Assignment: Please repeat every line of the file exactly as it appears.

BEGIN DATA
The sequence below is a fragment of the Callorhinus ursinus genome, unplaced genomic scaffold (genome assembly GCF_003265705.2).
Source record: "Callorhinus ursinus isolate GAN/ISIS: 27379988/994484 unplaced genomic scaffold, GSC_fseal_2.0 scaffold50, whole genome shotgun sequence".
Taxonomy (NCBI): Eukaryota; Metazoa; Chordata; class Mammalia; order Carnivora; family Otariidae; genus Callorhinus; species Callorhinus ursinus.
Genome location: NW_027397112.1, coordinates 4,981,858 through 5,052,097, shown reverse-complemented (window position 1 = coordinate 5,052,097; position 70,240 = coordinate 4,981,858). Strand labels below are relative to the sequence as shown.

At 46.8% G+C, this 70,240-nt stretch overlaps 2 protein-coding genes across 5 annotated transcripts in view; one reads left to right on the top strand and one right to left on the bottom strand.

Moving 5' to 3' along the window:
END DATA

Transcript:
The sequence below is a fragment of the Callorhinus ursinus genome, unplaced genomic scaffold (genome assembly GCF_003265705.2).
Source record: "Callorhinus ursinus isolate GAN/ISIS: 27379988/994484 unplaced genomic scaffold, GSC_fseal_2.0 scaffold50, whole genome shotgun sequence".
Taxonomy (NCBI): Eukaryota; Metazoa; Chordata; class Mammalia; order Carnivora; family Otariidae; genus Callorhinus; species Callorhinus ursinus.
Genome location: NW_027397112.1, coordinates 4,981,858 through 5,052,097, shown reverse-complemented (window position 1 = coordinate 5,052,097; position 70,240 = coordinate 4,981,858). Strand labels below are relative to the sequence as shown.

At 46.8% G+C, this 70,240-nt stretch overlaps 2 protein-coding genes across 5 annotated transcripts in view; one reads left to right on the top strand and one right to left on the bottom strand.

Moving 5' to 3' along the window: